Insurance, annuities and investment accounts
401(k) and pension plans
Government, education, healthcare, not-for-profit plans
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Retirement is a journey that should start early with steady navigation. Have a road map.
Most family caregivers act out of love, but can incur costs that may impact their own financial well-being.
Swapping life insurance for long-term care options can be a possibility.
Depending on their financial picture, certain groups of people could potentially gain from LTC coverage.
To retain control of your options as you get older, make plans and formalize key documents ahead of time.
Can you help your aging, financially struggling parents without compromising your future financial security?
Seniors are turning to home-sharing programs and cohousing communities to help with the bills and chores.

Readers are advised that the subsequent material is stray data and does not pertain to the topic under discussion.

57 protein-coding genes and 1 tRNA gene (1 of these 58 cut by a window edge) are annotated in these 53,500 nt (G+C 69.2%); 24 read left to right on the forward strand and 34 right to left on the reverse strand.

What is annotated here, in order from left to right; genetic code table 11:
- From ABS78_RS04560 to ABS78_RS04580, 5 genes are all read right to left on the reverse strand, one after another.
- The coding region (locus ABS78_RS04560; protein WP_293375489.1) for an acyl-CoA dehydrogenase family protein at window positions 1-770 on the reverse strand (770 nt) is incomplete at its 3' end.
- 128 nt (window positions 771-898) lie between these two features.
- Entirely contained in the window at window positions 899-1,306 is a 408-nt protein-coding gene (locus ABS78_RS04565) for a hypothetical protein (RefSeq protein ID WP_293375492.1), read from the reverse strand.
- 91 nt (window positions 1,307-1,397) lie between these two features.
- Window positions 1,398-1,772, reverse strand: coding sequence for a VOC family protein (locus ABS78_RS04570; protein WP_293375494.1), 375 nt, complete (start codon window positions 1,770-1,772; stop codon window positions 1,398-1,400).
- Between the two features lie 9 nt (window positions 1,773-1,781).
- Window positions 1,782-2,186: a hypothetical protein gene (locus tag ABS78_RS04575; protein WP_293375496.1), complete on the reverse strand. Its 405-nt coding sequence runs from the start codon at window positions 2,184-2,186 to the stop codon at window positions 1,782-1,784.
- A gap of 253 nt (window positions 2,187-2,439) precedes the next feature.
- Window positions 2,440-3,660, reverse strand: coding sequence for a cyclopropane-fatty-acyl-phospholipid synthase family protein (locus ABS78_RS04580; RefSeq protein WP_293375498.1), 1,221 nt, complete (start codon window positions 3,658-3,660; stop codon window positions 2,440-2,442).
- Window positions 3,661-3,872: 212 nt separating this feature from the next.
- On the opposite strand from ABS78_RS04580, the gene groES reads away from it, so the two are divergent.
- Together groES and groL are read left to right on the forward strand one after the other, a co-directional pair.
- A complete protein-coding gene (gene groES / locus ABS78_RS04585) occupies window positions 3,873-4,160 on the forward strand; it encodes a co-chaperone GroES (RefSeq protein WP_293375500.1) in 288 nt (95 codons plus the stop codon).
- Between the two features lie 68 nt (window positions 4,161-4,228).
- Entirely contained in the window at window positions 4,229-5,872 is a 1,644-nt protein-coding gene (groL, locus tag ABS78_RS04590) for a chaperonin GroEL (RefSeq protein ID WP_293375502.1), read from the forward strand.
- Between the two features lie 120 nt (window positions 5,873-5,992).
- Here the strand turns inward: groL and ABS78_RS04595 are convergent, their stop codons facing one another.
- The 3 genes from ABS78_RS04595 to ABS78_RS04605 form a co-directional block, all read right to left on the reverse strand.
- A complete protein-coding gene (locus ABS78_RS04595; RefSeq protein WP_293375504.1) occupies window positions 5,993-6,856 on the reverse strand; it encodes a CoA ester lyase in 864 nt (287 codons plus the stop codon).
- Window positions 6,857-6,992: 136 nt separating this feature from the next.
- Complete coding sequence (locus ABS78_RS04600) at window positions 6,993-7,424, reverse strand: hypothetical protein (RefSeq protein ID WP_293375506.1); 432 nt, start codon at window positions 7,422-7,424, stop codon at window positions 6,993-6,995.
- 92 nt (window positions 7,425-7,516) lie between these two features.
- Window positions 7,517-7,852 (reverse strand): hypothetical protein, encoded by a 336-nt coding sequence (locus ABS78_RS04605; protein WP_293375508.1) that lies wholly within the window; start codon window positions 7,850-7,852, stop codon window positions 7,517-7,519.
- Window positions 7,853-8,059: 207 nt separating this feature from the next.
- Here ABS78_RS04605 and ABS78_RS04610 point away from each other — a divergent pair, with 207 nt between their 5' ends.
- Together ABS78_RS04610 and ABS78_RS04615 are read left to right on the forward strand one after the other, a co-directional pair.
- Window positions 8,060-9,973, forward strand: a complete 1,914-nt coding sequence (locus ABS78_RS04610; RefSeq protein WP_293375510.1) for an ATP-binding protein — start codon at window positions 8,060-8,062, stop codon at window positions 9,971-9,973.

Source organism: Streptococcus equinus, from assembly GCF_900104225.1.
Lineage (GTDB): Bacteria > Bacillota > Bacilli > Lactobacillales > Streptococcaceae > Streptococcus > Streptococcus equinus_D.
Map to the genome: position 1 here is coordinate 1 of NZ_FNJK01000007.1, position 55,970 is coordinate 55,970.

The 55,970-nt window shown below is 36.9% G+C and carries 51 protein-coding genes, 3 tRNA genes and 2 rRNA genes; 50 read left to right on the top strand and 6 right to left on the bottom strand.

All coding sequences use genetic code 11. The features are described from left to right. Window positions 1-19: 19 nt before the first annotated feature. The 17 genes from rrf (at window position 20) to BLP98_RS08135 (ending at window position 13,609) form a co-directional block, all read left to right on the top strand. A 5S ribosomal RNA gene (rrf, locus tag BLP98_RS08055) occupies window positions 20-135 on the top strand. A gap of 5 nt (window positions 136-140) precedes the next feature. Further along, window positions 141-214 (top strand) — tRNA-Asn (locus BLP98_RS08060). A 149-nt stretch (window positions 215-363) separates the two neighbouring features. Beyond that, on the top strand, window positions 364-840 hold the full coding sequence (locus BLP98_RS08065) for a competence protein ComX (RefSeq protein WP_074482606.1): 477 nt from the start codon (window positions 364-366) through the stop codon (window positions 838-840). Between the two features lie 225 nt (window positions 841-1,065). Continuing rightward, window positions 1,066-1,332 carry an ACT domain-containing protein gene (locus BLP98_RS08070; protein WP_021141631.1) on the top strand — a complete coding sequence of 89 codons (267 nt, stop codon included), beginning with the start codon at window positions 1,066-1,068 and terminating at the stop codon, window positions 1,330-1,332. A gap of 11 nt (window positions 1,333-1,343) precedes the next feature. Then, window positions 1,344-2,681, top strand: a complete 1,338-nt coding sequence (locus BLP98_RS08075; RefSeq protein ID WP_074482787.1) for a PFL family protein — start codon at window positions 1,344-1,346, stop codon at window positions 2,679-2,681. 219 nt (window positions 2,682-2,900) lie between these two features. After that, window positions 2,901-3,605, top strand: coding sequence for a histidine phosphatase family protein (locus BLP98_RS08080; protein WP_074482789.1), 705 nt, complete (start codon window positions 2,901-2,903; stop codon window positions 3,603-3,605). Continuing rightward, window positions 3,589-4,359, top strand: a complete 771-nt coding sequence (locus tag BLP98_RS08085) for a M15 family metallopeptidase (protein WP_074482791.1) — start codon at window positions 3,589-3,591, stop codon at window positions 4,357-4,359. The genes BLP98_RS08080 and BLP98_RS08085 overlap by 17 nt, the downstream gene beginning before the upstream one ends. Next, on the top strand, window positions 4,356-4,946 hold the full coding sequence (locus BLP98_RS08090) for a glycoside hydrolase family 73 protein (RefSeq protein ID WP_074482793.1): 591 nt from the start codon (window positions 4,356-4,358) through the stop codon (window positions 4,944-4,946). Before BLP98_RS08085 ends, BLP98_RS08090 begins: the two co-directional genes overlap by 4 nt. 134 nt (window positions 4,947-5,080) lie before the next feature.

If your mom does not have certain plans in place, she may be vulnerable to financial risk.
Protecting the financial well-being of seniors takes the support of family members and friends.
Forgetfulness or diminished mental capacity: One can be troublesome; the other, financially dangerous.
It's critical that those closest to seniors watch for possible red flags.
Scammers defraud seniors of billions of dollars per year, but you can take preventative steps.
Open, honest dialogue with spouses, kids, and aging parents can potentially help you meet your financial goals.
Follow treatment plans, keep appointments, and be honest.
Out-of-pocket health care costs in retirement are much higher for senior singles than for senior couples.
Emotional and financial demands change from pets to children to parents.
Longer lives and rising costs mean long-term care options have to be considered.
How to watch for signs of memory impairment, dementia or Alzheimer’s disease.
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